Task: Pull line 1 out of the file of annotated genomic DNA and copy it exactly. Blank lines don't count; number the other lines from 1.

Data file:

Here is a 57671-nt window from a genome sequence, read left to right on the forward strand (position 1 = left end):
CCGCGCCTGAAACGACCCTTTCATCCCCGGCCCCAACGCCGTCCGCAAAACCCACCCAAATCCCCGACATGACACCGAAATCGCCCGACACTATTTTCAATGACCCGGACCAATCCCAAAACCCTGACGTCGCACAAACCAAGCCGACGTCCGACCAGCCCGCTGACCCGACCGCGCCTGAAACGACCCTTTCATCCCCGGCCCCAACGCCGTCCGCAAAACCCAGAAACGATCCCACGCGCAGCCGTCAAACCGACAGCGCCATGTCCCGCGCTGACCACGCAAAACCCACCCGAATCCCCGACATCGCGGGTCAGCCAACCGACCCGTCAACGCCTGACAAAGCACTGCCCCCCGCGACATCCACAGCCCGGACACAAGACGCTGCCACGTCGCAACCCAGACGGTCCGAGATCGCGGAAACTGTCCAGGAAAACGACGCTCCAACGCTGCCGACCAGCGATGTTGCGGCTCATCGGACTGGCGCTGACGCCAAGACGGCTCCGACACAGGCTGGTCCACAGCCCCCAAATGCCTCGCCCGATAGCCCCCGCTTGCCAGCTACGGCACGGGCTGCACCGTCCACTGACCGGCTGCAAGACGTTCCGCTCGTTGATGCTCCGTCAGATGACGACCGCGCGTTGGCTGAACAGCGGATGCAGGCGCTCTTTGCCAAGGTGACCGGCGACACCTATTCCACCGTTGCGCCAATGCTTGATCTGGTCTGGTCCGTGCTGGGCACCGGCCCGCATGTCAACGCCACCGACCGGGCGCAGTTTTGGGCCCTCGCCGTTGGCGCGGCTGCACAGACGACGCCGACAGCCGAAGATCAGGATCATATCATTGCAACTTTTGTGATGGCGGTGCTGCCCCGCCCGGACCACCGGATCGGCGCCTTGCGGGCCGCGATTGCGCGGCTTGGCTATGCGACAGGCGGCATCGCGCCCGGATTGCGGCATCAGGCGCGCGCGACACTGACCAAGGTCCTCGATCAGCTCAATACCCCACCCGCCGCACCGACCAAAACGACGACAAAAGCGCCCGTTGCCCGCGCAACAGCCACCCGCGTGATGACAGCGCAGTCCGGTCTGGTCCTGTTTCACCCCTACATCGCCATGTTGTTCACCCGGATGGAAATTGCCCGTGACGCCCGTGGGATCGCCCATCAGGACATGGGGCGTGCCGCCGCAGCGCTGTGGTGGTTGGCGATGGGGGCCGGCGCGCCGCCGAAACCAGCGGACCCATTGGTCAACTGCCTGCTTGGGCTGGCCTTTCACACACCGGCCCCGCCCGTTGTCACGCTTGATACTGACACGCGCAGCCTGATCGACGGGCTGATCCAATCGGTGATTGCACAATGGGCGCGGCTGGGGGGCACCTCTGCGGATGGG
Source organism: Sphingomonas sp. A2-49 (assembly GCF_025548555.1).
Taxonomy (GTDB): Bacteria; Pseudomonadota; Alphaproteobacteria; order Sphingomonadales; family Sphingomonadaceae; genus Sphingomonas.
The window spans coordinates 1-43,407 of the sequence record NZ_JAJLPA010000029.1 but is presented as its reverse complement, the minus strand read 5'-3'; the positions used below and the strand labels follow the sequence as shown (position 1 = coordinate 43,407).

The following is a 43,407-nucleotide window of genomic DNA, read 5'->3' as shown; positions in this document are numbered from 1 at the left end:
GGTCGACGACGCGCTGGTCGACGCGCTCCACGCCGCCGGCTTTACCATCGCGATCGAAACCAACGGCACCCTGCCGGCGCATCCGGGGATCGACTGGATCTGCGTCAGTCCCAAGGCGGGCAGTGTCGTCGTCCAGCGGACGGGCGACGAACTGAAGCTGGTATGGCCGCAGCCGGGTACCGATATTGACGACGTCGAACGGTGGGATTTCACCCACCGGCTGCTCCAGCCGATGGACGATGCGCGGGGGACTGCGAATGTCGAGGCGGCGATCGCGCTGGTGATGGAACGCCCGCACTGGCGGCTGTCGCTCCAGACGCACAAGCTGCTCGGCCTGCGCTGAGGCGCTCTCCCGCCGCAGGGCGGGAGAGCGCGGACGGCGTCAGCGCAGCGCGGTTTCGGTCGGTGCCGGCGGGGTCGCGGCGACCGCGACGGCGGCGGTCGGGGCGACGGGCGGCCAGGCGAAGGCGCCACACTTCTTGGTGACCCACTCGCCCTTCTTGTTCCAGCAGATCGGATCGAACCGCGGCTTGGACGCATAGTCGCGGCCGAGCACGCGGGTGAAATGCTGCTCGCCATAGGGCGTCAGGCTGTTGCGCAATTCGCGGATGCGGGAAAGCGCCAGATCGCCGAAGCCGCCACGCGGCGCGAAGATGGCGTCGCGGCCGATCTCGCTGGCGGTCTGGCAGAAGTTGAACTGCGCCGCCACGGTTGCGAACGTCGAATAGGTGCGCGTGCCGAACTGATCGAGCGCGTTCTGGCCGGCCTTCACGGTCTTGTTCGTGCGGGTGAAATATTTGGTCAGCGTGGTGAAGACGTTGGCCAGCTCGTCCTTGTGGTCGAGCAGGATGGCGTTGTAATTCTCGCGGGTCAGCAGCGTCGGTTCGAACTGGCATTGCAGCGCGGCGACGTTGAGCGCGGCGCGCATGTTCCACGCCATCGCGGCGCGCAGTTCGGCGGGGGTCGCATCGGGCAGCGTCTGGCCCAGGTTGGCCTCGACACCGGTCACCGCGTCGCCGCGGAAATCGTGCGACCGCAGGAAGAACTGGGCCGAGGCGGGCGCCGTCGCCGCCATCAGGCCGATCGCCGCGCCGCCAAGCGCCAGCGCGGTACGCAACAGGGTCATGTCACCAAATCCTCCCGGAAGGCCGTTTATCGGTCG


Here is a 57671-nt window from a genome sequence, read left to right on the forward strand (position 1 = left end):